Best New Horror #29, Stephen Jones, ed. (PS Publishing/Drugstore Indian Press 978-178636-392-3, £14.99, 579pp, tp) February 2019. Cover by Howard Nostrand.
In 1990 Constable & Robinson published the first Best New Horror, edited by Stephen Jones & Ramsey Campbell, featuring horror short fiction from 1989. That volume won a British Fantasy Award, a World Fantasy Award, and began a legacy. Jones became sole editor with 1995’s The Best New Horror Volume 6 (Robinson imprint Raven Books). 2014’s The Mammoth Book of Best New Horror 25 was the last in the regular series to come from Robinson.
These anthologies generally do far more work than just presenting a handful of stories. Volume 29 opens with “Horror in 2017”, a thorough (100 pages!) survey of the year in horror publishing. Appealing to avid readers and collectors, it covers sales trends, magazines, books, and more, with only a little editorial commentary and opinion. The anthology closes with a 103-page “Necrology” compiled by Jones and Kim Newman: a list of deaths in the cinematic and literary horror fields; as well as 12 pages of “useful addresses,” which include organizations, publishers, and more. All told, 215 pages of non-fiction, with 356 pages devoted to 21 pieces of fiction, each story presented first by several paragraphs of author/story introduction.
This book is not the place to go to discover new voices in horror. The fiction here comes from well-established authors, many with multiple collections or novels or awards under their belts, and many who have appeared a number of times in the Best New Horror series (such as Nicholas Royle, whose “Archway” appeared in the first volume). A few different countries are represented, but, otherwise, diversity within the authorship is not – all of the authors are (or at least, appear to be) white, though some of the stories reflect a larger diversity within their cast of characters.
A specific effect of this population is a trend towards well-written, character-focused, introspective narratives which introduce the horrific later, or which build up to the horrific in a slow, sometimes languorous, burn. Helen Marshall’s “Survival Strategy” opens the collection, setting this tone, while delving into fear and paranoia centered around travel in the US, and offering commentary on publishing and simultaneously demonstrating an expertise in quick, interesting character sketches. “CWTCH” by Conrad Williams utilizes strong setting, description, and overall lovely writing, to build story nicely in a meditation on regret, death, shame, and family. “The Flower Unfolds” by Simon Strantzas has a good opening, with a hyper-focused sense of anxiety, then continues with arresting descriptions throughout and lands a pretty satisfying ending.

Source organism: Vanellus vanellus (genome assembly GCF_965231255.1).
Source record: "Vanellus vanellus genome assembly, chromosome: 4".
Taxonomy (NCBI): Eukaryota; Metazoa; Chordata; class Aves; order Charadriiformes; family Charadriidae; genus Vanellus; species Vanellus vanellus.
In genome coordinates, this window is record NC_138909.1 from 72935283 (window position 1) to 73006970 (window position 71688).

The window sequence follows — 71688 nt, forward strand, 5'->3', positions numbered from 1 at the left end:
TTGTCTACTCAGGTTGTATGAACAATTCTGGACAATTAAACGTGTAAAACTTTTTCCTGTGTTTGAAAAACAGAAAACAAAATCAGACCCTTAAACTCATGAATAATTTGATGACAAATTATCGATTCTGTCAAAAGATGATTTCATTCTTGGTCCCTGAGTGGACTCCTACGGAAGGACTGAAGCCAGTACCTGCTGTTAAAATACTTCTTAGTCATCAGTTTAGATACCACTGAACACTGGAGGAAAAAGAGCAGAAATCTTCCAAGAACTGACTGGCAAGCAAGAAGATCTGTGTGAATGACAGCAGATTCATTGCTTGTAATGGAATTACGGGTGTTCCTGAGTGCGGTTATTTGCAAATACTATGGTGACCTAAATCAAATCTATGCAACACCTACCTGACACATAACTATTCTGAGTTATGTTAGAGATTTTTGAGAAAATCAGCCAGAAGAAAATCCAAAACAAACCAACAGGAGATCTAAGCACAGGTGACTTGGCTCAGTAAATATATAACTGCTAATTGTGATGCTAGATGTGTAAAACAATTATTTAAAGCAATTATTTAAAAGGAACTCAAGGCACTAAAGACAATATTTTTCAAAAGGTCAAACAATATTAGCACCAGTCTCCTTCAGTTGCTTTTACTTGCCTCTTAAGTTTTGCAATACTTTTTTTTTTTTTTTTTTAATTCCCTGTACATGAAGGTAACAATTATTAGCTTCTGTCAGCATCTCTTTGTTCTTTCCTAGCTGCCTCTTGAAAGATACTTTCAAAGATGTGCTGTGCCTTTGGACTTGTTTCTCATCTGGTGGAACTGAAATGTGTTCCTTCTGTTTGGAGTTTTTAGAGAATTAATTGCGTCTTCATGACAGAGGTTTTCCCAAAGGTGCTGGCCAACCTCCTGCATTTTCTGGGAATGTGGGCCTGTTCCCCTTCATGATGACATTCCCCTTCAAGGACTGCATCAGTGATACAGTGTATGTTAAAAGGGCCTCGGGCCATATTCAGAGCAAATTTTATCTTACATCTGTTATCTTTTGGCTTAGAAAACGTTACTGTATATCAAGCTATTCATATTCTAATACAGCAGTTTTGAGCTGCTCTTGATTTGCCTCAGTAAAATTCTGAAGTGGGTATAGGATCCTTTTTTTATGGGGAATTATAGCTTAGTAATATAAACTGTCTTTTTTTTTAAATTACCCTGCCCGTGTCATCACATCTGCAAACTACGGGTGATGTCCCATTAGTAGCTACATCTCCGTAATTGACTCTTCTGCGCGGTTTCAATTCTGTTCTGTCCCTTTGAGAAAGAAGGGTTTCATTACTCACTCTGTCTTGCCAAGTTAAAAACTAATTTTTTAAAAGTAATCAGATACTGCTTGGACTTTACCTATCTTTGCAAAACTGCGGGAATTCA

Not all the stories worked for me. That could probably be said of most anthologies for most readers; but in this case, there are specific reasons. In several of the stories the writing is too elaborate on a line-by-line basis, too intellectualized, damping any “horror” effect in favor of long phrasings and passive structures. Add to this the “slow burn” element mentioned above, and the writing separates me from characters and story by too many miles – forget about tension or suspense. There are readers who will enjoy this style of writing and those stories are more likely to work for them.
“His Heart Shall Speak No More” by John Linwood Grant stands as interesting in this light. It’s a slow build, told in period-ish language with a vague, similar setting – the era of “wagonettes,” essentially. Lines are carefully structured while being more straightforward than some of the other stories. Intrigue builds as each step of the story is taken, and as one curious element after another is introduced. The result is a ghost story which reads like something you’d find in an anthology called “Classic Ghost Stories” but which is still entertaining. “The Endless Corridor” by Reggie Oliver is similar, in that it reads like it comes from an anthology of old gothic horror tales. From the introduction, this is likely deliberate. It’s an interesting piece with some clever writing, and fans of the gothic will enjoy it.
Other stories dive right in and feel more modern. Tim Lebbon’s “In Stone” is such a read, with striking imagery and ideas. Ramsey Campbell’s “Speaking Still”, about a man obsessing over his dead wife, keeps with the modern tone, while feeling deeply personal. “Underwater Ferris Wheel” by Michael Bailey utilizes the carnival theme to explore loss and disconnectedness. “In the Complex” by Mark Samuels is a weird, dreamlike, random exploration of loss of control, and futility, and perhaps madness. Steve Rasnic Tem, whose 1989 story “Carnal House” appeared in the first Best New Horror (his 99th published short story, if ISFDB is correct), offers “Whatever You Want”, a tale of real people and real situations, but horror-fied: filled with tension and mood and atmosphere – a mother lost in a hellish mall with her very difficult child.
Anthologies can be a great way to find new authors, to explore topics from different perspectives, and to get a sense of the field. This particular anthology is something of a “who’s who in the field” and as such is well suited to readers who are fans of these authors, or who (like many readers of Locus) are interested in the incredible work put into the extensive non-fiction elements.
This review and more like it in the November 2019 issue of Locus.
While you are here, please take a moment to support Locus with a one-time or recurring donation. We rely on reader donations to keep the magazine and site going, and would like to keep the site paywall free, but WE NEED YOUR FINANCIAL SUPPORT to continue quality coverage of the science fiction and fantasy field.